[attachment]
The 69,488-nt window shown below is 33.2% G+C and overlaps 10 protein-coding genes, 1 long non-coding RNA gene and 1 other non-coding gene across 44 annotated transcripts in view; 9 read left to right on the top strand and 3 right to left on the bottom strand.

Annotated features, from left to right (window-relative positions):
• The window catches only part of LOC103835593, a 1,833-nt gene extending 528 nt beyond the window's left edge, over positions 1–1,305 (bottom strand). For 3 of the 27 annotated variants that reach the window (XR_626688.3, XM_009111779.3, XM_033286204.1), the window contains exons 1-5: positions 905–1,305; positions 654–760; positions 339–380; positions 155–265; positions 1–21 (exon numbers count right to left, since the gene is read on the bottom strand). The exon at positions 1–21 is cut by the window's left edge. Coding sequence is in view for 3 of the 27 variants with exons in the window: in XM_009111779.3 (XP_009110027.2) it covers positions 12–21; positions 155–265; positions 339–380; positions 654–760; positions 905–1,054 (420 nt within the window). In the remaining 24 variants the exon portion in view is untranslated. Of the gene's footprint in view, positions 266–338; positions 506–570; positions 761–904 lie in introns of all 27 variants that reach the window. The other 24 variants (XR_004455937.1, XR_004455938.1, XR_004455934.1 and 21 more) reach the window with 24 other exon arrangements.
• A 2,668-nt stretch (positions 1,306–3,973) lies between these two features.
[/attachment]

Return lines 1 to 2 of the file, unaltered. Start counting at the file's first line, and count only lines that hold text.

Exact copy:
The 69,488-nt window shown below is 33.2% G+C and overlaps 10 protein-coding genes, 1 long non-coding RNA gene and 1 other non-coding gene across 44 annotated transcripts in view; 9 read left to right on the top strand and 3 right to left on the bottom strand.

Annotated features, from left to right (window-relative positions):